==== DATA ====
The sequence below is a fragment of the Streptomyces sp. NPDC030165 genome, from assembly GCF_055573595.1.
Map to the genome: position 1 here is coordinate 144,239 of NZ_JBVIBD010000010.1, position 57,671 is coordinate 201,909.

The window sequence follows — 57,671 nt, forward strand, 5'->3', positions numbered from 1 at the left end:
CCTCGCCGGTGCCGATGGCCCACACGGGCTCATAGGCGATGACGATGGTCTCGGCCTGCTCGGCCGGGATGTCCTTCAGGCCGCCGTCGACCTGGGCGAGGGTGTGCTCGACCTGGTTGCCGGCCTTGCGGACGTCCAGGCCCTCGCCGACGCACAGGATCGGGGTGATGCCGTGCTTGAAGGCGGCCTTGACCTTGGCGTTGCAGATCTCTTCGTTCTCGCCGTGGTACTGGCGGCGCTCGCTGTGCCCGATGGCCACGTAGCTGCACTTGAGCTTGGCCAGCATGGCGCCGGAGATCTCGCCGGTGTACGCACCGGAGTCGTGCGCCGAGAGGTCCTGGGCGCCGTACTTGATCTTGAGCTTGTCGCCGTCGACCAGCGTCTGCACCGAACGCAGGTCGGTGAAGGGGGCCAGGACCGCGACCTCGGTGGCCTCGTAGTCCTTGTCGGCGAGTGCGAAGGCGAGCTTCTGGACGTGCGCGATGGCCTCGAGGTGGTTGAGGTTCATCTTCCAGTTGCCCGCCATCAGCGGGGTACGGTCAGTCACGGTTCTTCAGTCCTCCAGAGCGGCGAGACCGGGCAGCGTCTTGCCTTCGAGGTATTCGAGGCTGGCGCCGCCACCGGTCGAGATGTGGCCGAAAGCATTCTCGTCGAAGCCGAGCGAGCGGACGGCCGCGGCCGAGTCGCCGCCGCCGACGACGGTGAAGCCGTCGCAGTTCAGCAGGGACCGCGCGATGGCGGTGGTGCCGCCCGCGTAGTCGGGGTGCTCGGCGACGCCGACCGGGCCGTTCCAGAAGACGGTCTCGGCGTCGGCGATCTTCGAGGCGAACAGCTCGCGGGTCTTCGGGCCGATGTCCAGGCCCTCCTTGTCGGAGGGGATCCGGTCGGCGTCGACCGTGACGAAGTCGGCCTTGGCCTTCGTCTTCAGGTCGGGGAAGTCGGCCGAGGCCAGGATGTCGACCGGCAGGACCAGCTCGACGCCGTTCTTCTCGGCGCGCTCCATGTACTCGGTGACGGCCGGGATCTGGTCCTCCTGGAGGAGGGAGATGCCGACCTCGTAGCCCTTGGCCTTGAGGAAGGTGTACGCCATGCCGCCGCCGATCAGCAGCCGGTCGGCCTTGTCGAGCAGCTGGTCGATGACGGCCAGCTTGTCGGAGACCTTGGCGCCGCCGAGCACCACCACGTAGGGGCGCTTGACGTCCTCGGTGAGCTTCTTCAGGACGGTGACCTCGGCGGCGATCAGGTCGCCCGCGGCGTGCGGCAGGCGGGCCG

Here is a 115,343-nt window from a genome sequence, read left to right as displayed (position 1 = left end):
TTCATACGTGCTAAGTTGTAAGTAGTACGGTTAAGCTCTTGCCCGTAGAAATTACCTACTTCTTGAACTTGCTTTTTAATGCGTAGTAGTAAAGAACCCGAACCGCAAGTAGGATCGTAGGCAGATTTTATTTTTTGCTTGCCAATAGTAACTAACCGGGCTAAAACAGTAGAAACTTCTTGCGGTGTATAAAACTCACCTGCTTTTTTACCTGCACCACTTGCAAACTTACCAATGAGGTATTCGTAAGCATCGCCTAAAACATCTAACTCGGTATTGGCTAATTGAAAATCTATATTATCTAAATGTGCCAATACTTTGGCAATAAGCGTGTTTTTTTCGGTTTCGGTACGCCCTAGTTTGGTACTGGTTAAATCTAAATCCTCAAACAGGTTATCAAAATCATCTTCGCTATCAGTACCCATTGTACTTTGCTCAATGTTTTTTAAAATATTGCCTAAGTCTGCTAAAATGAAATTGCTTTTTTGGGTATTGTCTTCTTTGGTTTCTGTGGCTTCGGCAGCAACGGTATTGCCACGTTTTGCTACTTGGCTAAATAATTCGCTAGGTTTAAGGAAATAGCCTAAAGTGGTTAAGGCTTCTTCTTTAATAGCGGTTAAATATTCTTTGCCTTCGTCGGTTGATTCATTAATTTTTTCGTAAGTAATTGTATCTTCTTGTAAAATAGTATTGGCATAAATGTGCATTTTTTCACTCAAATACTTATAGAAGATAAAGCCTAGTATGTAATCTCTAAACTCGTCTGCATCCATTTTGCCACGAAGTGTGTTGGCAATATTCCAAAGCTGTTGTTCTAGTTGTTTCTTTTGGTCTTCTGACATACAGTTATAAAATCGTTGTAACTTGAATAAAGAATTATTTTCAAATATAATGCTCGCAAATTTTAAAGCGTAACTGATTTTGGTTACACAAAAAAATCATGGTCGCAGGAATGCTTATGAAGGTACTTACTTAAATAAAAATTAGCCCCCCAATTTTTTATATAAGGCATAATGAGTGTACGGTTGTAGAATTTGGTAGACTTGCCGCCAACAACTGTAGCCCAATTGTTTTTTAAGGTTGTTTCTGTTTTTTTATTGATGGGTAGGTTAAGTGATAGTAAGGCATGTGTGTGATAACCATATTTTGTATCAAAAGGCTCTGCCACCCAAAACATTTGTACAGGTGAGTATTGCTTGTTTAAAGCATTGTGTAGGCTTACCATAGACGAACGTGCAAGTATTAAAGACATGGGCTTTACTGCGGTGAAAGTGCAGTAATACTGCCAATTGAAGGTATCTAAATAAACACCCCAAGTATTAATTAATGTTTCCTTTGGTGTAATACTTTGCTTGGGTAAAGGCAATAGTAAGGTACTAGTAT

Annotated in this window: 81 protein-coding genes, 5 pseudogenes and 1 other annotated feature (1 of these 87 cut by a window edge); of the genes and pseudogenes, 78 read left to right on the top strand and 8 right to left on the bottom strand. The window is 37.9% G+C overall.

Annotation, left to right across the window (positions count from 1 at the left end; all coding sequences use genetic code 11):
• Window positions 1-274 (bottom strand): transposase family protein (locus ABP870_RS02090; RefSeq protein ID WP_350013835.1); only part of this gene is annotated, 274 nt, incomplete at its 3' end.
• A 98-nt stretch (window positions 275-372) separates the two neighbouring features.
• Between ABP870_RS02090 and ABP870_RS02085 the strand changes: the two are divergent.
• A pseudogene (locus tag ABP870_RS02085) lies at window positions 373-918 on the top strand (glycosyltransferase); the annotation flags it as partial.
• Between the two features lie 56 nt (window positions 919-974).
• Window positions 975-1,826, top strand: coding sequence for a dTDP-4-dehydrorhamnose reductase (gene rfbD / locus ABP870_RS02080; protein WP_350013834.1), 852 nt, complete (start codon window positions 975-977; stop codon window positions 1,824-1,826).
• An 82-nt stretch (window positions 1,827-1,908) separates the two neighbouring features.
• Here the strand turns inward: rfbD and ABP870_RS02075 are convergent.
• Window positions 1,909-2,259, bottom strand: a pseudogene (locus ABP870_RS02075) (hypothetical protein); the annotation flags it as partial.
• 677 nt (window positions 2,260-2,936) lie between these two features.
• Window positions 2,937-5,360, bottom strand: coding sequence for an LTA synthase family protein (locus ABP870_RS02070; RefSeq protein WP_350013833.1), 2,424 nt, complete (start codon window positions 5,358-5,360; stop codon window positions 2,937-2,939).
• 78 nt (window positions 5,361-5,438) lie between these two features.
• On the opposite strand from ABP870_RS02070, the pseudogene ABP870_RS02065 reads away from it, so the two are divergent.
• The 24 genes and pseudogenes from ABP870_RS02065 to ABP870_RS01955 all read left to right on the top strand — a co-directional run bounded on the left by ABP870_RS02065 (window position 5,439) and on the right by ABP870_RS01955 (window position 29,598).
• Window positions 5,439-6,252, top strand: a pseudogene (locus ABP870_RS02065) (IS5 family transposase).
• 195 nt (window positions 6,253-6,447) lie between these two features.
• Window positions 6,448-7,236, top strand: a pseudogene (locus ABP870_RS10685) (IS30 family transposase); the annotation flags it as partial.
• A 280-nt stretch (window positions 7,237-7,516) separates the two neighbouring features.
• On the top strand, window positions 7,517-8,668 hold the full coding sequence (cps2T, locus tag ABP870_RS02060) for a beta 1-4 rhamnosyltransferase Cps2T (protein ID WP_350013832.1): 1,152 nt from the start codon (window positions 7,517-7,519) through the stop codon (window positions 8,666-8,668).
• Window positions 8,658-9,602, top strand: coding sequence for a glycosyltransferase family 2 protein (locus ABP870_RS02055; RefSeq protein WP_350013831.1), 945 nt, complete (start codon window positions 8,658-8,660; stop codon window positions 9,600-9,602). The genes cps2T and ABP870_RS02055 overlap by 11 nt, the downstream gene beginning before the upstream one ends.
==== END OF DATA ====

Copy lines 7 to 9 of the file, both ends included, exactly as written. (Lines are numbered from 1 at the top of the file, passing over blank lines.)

Annotated in this window: 81 protein-coding genes, 5 pseudogenes and 1 other annotated feature (1 of these 87 cut by a window edge); of the genes and pseudogenes, 78 read left to right on the top strand and 8 right to left on the bottom strand. The window is 37.9% G+C overall.

Annotation, left to right across the window (positions count from 1 at the left end; all coding sequences use genetic code 11):
• Window positions 1-274 (bottom strand): transposase family protein (locus ABP870_RS02090; RefSeq protein ID WP_350013835.1); only part of this gene is annotated, 274 nt, incomplete at its 3' end.